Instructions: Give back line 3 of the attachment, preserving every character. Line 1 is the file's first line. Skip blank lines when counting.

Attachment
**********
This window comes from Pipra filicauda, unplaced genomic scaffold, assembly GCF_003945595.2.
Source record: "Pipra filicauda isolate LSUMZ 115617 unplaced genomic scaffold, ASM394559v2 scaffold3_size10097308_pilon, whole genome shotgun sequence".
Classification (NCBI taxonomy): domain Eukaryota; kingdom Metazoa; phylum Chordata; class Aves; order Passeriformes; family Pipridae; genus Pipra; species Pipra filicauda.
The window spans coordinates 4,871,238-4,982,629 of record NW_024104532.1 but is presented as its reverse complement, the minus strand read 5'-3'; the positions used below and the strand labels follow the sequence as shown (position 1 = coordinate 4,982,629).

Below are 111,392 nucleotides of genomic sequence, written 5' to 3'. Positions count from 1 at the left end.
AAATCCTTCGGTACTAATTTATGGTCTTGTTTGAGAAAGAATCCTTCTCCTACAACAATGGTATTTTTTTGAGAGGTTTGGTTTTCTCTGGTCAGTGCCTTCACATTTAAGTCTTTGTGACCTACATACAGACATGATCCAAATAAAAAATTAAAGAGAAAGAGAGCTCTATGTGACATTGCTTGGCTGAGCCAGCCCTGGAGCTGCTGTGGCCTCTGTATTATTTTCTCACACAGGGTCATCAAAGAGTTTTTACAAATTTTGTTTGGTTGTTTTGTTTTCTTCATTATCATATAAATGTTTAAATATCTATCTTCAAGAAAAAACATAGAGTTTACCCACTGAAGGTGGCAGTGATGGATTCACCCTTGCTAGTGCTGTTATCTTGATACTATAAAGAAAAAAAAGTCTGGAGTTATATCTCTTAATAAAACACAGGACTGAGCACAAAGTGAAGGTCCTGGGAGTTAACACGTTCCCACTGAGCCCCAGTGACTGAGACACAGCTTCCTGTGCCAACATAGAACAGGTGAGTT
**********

Classification (NCBI taxonomy): domain Eukaryota; kingdom Metazoa; phylum Chordata; class Aves; order Passeriformes; family Pipridae; genus Pipra; species Pipra filicauda.